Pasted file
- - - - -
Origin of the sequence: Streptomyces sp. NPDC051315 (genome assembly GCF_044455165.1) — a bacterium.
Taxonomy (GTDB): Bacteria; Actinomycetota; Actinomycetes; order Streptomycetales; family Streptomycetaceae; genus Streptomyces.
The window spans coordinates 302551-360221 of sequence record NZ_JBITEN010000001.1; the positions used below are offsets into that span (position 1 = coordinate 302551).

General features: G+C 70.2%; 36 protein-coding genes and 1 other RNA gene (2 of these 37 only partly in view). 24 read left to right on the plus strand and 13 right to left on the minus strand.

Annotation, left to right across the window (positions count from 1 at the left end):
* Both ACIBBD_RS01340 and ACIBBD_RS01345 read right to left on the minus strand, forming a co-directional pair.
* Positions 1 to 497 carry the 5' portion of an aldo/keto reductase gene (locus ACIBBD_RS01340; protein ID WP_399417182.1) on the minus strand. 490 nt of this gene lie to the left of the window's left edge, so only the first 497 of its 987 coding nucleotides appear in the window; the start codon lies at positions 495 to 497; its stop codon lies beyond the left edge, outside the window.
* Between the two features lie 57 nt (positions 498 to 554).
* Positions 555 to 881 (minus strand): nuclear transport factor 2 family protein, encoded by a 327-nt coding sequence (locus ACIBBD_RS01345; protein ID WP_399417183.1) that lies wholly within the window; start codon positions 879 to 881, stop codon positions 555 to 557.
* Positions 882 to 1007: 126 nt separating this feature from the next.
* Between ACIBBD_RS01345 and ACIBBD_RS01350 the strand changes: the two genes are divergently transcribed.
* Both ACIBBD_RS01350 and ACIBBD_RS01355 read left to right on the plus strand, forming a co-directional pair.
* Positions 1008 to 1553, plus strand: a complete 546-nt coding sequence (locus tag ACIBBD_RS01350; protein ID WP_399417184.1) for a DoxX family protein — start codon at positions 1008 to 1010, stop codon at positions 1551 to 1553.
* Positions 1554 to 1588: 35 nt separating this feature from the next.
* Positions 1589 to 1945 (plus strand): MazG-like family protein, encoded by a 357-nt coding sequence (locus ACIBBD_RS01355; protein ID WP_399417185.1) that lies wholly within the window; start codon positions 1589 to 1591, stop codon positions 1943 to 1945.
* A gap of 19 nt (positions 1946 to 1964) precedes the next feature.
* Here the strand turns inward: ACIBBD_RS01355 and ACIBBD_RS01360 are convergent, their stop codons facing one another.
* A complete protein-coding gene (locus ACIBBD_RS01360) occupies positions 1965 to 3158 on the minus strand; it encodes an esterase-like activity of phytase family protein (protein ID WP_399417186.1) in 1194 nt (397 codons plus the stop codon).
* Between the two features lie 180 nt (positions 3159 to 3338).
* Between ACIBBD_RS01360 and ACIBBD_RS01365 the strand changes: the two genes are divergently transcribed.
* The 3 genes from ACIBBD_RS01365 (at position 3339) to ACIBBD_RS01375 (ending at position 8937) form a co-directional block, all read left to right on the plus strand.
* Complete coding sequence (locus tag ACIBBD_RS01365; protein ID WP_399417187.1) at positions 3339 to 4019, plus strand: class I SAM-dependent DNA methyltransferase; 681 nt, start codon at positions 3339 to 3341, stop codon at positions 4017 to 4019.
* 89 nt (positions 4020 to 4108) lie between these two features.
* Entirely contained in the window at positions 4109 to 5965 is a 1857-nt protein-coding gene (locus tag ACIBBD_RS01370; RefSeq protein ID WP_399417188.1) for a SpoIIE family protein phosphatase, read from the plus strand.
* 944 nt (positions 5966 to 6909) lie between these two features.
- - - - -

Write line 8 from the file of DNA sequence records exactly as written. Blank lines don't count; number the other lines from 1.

* Between the two features lie 57 nt (positions 498 to 554).